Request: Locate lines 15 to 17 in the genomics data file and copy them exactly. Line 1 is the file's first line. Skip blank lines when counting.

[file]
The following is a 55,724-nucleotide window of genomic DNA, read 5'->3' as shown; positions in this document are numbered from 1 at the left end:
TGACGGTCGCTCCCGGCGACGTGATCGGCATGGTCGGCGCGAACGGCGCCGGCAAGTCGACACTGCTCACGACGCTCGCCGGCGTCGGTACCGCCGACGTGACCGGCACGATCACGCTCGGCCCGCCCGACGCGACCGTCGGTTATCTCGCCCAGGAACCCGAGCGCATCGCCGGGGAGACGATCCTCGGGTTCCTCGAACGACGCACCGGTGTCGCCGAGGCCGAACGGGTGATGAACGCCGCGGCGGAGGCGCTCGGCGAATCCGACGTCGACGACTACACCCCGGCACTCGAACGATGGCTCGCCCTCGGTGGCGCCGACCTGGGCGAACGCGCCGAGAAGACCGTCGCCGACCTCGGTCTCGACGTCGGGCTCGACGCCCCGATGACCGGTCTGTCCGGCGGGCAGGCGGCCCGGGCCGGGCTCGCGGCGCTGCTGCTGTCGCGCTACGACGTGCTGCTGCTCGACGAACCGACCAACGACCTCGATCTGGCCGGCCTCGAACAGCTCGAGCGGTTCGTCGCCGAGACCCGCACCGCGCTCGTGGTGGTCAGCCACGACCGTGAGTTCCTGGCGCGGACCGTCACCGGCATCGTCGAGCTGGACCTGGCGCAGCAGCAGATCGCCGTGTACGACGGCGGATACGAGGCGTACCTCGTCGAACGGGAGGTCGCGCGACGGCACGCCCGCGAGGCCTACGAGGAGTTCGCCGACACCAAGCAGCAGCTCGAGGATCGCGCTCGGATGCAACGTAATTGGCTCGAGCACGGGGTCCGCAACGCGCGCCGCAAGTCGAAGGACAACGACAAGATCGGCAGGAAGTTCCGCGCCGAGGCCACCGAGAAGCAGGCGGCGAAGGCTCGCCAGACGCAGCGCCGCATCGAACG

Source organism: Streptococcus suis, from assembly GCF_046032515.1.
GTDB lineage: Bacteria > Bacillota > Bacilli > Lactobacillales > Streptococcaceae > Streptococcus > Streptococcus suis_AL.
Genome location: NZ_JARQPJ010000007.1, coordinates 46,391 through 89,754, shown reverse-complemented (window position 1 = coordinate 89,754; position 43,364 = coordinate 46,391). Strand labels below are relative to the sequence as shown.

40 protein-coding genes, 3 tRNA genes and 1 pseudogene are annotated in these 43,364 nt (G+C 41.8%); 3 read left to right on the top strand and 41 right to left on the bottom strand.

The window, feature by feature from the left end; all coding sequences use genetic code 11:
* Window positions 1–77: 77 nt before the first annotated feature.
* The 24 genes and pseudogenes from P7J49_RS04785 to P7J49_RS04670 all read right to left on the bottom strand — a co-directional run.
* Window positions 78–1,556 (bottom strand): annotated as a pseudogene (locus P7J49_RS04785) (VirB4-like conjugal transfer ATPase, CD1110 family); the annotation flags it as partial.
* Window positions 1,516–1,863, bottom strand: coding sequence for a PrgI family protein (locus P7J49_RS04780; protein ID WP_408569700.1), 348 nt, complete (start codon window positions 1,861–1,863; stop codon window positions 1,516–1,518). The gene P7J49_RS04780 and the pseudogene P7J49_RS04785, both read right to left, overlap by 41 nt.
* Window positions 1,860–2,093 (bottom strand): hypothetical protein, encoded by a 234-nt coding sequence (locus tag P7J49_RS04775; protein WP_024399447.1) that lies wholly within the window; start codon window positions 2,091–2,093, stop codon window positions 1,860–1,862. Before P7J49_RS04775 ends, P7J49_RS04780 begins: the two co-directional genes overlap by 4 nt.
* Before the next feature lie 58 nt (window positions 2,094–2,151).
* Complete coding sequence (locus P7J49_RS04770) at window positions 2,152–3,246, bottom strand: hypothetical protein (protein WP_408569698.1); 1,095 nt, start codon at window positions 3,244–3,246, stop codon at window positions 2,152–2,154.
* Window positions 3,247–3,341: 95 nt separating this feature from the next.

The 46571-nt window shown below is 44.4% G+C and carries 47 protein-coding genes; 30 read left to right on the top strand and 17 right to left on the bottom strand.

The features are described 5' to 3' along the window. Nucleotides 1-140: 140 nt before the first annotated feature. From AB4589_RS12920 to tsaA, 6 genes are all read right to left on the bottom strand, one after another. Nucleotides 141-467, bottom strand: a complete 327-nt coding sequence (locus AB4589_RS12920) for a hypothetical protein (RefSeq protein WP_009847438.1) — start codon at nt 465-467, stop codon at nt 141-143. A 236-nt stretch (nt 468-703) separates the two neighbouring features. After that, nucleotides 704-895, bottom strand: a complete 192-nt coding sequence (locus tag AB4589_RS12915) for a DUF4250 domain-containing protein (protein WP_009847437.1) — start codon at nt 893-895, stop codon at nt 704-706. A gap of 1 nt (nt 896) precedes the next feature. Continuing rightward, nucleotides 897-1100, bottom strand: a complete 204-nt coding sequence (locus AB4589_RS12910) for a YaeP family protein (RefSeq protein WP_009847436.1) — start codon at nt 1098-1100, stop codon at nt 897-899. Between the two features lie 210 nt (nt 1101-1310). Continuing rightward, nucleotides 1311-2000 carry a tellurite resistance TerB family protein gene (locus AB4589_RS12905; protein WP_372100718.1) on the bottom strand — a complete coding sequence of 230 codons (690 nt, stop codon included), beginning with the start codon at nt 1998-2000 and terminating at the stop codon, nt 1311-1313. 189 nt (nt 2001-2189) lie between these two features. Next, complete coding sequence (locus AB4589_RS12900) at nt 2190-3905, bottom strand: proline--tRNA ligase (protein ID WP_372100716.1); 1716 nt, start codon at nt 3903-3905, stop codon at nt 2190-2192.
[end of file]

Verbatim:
* Window positions 3,247–3,341: 95 nt separating this feature from the next.

The 46571-nt window shown below is 44.4% G+C and carries 47 protein-coding genes; 30 read left to right on the top strand and 17 right to left on the bottom strand.

The features are described 5' to 3' along the window. Nucleotides 1-140: 140 nt before the first annotated feature. From AB4589_RS12920 to tsaA, 6 genes are all read right to left on the bottom strand, one after another. Nucleotides 141-467, bottom strand: a complete 327-nt coding sequence (locus AB4589_RS12920) for a hypothetical protein (RefSeq protein WP_009847438.1) — start codon at nt 465-467, stop codon at nt 141-143. A 236-nt stretch (nt 468-703) separates the two neighbouring features. After that, nucleotides 704-895, bottom strand: a complete 192-nt coding sequence (locus tag AB4589_RS12915) for a DUF4250 domain-containing protein (protein WP_009847437.1) — start codon at nt 893-895, stop codon at nt 704-706. A gap of 1 nt (nt 896) precedes the next feature. Continuing rightward, nucleotides 897-1100, bottom strand: a complete 204-nt coding sequence (locus AB4589_RS12910) for a YaeP family protein (RefSeq protein WP_009847436.1) — start codon at nt 1098-1100, stop codon at nt 897-899. Between the two features lie 210 nt (nt 1101-1310). Continuing rightward, nucleotides 1311-2000 carry a tellurite resistance TerB family protein gene (locus AB4589_RS12905; protein WP_372100718.1) on the bottom strand — a complete coding sequence of 230 codons (690 nt, stop codon included), beginning with the start codon at nt 1998-2000 and terminating at the stop codon, nt 1311-1313. 189 nt (nt 2001-2189) lie between these two features. Next, complete coding sequence (locus AB4589_RS12900) at nt 2190-3905, bottom strand: proline--tRNA ligase (protein ID WP_372100716.1); 1716 nt, start codon at nt 3903-3905, stop codon at nt 2190-2192.